As previously advised, the fires in January burnt out almost all the right bank of the Mersey from our get in point below Rowallan Dam and our get-out point above the lake. The left bank is burnt out down to the slalom course below Washing Machine and then from Arm River junction.
As a result trees have fallen, some into the river.
Vehicle access is open to the river at our get in point below Rowallan Dam, our get-out point above the lake and to Berlin Wall.
Parks & Wildlife (the managers of this reserve) had done a lot of work felling dangerous trees in the area around the slalom course. However the slalom course is still closed to access from the road. The ‘Day Use’ area by the road is included in the closed area. Parks had also cut up some of the trees in the river.
A Hazard Assessment of the river was conducted on Sun 3rd April by representatives of Tamar Canoe Club. It was done from get-in to get-out, by walking the river bed with no flow.
The intention was to identify trees, branches and logs that were a danger to paddlers or restricted space in eddies.
A total of 20 paddling hazards were recorded on the day, at the locations indicated on the attached map. The severity of each hazard was assessed using the following criteria. The severities are colour coded as indicated.
1 – No safe passage for kayak or raft (None found)
2 – Strainer/Sieve that is obvious and easily avoided by competent paddlers in an kayak or raft.
2+ => greater than 1/3 across channel (5 found, shown with red crosses on map)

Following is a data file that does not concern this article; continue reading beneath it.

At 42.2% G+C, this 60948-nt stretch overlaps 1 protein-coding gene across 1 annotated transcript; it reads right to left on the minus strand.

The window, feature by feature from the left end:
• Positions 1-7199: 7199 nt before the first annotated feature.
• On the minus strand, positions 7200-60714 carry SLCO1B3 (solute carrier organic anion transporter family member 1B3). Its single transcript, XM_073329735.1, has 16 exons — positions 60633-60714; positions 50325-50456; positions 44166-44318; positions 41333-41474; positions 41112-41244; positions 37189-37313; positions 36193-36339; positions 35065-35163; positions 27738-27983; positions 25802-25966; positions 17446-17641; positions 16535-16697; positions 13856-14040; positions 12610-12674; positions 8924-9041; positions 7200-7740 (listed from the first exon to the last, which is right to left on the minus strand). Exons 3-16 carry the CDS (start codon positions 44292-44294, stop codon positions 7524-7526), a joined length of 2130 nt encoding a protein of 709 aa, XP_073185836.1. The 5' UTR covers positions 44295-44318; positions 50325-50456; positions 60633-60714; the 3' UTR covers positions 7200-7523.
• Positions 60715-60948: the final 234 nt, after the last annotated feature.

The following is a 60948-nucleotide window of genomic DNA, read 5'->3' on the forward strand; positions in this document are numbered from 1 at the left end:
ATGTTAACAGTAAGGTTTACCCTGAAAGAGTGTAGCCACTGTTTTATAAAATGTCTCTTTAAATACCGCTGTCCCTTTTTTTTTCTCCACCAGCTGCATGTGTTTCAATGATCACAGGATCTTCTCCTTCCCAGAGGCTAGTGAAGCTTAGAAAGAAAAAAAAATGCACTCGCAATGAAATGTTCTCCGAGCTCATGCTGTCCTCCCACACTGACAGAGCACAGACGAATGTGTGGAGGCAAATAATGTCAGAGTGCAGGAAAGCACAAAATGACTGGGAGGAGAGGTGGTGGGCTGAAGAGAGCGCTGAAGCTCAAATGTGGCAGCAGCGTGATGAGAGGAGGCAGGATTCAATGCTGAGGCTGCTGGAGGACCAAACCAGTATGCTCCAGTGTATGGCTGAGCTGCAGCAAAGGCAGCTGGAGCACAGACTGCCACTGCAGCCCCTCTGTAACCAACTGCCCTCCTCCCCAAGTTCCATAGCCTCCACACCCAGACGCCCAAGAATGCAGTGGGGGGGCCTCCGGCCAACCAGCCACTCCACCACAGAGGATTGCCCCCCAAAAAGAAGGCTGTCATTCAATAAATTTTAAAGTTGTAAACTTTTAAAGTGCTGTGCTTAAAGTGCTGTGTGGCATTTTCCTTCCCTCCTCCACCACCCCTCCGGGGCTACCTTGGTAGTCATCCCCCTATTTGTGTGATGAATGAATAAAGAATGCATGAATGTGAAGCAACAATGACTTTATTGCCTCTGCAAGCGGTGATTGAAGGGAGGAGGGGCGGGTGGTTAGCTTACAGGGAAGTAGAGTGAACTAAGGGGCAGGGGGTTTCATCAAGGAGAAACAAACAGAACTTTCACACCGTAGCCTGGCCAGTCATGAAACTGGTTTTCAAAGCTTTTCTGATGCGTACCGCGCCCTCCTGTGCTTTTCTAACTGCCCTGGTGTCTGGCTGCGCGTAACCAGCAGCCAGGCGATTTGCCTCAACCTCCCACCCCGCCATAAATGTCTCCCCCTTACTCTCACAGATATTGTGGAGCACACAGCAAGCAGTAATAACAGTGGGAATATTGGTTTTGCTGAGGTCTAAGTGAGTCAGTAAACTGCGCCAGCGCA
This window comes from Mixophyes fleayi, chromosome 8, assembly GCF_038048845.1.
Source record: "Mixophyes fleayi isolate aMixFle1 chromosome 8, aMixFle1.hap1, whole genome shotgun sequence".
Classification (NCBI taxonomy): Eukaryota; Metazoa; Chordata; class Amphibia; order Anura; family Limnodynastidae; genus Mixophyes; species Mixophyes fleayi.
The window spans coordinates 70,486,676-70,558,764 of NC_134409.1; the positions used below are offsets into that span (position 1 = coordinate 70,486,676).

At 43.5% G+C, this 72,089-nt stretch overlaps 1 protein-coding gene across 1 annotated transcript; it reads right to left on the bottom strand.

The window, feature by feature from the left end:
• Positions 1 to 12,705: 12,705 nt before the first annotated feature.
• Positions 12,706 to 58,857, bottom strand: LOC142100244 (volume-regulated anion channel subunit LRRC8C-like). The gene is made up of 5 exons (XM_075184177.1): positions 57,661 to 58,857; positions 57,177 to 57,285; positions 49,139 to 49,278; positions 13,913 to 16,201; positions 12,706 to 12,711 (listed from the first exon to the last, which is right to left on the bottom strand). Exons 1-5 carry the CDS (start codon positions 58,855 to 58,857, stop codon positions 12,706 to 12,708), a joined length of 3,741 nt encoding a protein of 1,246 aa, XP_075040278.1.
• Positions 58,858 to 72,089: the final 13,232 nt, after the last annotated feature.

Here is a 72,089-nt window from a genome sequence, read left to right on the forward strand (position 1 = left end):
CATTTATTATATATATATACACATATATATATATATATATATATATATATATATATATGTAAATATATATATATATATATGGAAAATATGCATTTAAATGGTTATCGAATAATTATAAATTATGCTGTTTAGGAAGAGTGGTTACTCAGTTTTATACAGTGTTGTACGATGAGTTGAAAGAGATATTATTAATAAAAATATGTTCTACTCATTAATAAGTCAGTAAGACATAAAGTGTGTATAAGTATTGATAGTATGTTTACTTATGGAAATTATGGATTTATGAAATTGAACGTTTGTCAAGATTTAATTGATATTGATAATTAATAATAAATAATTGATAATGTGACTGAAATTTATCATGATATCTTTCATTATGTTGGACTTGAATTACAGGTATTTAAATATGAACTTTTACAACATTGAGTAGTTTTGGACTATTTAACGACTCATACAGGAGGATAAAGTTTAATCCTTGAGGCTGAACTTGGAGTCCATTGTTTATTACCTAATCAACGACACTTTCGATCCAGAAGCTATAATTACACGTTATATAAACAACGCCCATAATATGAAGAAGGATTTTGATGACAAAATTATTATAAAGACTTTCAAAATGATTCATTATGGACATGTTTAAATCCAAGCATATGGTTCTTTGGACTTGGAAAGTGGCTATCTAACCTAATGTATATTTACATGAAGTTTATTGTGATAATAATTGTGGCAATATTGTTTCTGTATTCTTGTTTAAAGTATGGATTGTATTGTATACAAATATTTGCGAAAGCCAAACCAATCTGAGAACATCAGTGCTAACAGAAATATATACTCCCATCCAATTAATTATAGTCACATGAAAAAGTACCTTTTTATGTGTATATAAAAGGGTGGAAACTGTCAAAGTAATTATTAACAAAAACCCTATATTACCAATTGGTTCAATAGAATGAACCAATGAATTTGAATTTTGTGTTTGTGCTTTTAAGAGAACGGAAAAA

2- => less than 1/3 across channel (10 found, shown with orange crosses on map)
3 – Obstacle in eddy (2 found, shown with a yellow cross on map)
4 – Overhanging obstruction (2 found, shown with a green cross on map)
5 – Tree may soon fall in river (1 found, shown with a blue cross on map)
(One recorded ‘hazard’ (#10) identifies debris on the bank that impedes foot access to slalom gates.)
Photos of 2+ hazards (red) and 2- hazards (orange) are attached.
Due to bush-fire damage to trees along the river the above situation may change as additional trees, branches or rope/wires at the slalom course could fall into the river.
The hazard assessment has been shared with Parks and they will cut up the obstructions as soon as practical. This will often entail cutting trees into approximately 600mm long lengths and leaving them in the river bed to float out in the next water release (removal from the river is often impractical due to their diameter, weight and location). Those that don’t float essentially become wooden rocks. Where possible, lighter limb wood and saplings will be removed to the river bank. The hazard assessment gives Parks sufficient info to find the obstructions themselves.
Should working bee(s) be appropriate to remove off-cuts after Parks have cut up the obstructions, they will be organised in due course. Working bees at the slalom course will also be organised.
Hydro advise that the flow from Rowallan Dam will be intermittent and largely unpredictable through April and May. (It has been mostly off since 14th March.)
CANOE TASMANIA THEREFORE REVISES IT ADVICE AS FOLLOWS:
Any paddling from get-in by the bridge to get-out above the lake should be done only by appropriately skilled paddlers with experience on this section of river. You should proceed with caution and at your own risk (as you would anyway), and be particularly alert for new hazards or obstacles in what may have previously been your normal route down the river.
For paddlers finding any further hazards such as rope, wire, new trees or branches, please alert others (including via posts to the Derwent Canoe Club, Tasmanian Canoe Club and Tamar Canoe Cub flash sites and any of the club facebook pages. This will help other people avoid the hazards and we can also do something about managing new hazards as they arise and are identified.
Special thanks to Parks and Wildlife Tasmania for their work to date and upcoming work clearing the hazards, and all club volunteers who have helped on initial hazard clearing and hazard assessment.
Chair – Canoe Tasmania Inc.